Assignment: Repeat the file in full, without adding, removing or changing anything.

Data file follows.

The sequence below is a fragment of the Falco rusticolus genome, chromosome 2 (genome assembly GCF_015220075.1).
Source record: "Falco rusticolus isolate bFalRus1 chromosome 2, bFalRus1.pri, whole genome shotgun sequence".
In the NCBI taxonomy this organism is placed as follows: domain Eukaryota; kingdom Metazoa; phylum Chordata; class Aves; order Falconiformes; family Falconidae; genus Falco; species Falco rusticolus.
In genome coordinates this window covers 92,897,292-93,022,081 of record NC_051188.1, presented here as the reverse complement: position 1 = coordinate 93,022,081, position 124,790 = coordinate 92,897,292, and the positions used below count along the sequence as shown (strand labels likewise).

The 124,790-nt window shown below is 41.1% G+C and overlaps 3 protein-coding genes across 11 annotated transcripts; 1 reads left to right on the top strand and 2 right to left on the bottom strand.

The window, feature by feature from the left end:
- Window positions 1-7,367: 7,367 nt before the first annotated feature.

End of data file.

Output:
The sequence below is a fragment of the Falco rusticolus genome, chromosome 2 (genome assembly GCF_015220075.1).
Source record: "Falco rusticolus isolate bFalRus1 chromosome 2, bFalRus1.pri, whole genome shotgun sequence".
In the NCBI taxonomy this organism is placed as follows: domain Eukaryota; kingdom Metazoa; phylum Chordata; class Aves; order Falconiformes; family Falconidae; genus Falco; species Falco rusticolus.
In genome coordinates this window covers 92,897,292-93,022,081 of record NC_051188.1, presented here as the reverse complement: position 1 = coordinate 93,022,081, position 124,790 = coordinate 92,897,292, and the positions used below count along the sequence as shown (strand labels likewise).

The 124,790-nt window shown below is 41.1% G+C and overlaps 3 protein-coding genes across 11 annotated transcripts; 1 reads left to right on the top strand and 2 right to left on the bottom strand.

The window, feature by feature from the left end:
- Window positions 1-7,367: 7,367 nt before the first annotated feature.